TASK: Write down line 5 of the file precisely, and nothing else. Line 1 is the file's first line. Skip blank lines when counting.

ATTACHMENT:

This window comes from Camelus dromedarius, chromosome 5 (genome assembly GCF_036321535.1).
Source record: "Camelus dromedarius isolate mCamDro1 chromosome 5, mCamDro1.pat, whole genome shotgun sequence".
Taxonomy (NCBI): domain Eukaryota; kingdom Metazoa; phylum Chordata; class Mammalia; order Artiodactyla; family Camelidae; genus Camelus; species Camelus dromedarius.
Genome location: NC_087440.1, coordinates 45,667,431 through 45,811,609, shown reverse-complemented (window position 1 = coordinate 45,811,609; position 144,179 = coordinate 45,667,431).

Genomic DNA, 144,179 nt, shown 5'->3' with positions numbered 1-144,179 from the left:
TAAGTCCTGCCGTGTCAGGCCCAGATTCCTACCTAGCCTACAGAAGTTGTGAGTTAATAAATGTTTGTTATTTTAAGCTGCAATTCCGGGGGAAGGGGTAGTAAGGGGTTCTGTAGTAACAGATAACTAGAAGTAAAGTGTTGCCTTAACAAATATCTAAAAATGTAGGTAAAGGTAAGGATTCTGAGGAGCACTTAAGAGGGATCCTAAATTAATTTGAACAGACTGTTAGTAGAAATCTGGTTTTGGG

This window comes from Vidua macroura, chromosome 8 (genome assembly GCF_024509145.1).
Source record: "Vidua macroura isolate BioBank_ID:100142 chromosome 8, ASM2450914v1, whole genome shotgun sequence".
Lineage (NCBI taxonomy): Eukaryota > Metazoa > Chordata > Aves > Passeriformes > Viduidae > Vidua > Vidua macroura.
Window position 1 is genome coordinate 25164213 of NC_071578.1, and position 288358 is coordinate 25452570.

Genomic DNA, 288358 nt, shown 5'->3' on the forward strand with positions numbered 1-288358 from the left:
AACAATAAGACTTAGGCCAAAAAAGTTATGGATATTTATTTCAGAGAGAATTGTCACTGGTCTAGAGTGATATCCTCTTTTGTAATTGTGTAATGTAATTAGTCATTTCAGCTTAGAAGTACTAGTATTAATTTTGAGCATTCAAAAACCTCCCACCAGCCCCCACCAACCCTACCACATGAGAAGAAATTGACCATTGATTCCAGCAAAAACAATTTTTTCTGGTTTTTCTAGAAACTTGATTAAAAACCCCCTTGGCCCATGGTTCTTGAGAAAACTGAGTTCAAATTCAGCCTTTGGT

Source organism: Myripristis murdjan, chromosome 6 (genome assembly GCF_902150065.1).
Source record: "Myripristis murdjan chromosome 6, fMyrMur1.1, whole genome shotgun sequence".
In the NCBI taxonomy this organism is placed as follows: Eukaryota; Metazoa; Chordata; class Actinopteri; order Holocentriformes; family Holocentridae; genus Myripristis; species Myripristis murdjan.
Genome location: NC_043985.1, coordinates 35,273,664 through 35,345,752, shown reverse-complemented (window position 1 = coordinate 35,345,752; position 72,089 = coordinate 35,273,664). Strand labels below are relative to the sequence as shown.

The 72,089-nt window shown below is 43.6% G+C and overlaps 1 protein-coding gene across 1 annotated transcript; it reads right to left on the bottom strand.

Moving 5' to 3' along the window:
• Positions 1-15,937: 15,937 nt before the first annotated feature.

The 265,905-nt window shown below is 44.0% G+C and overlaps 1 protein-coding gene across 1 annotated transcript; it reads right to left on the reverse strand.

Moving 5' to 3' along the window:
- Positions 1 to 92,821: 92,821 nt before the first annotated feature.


Genomic DNA, 144,179 nt, shown 5'->3' with positions numbered 1-144,179 from the left: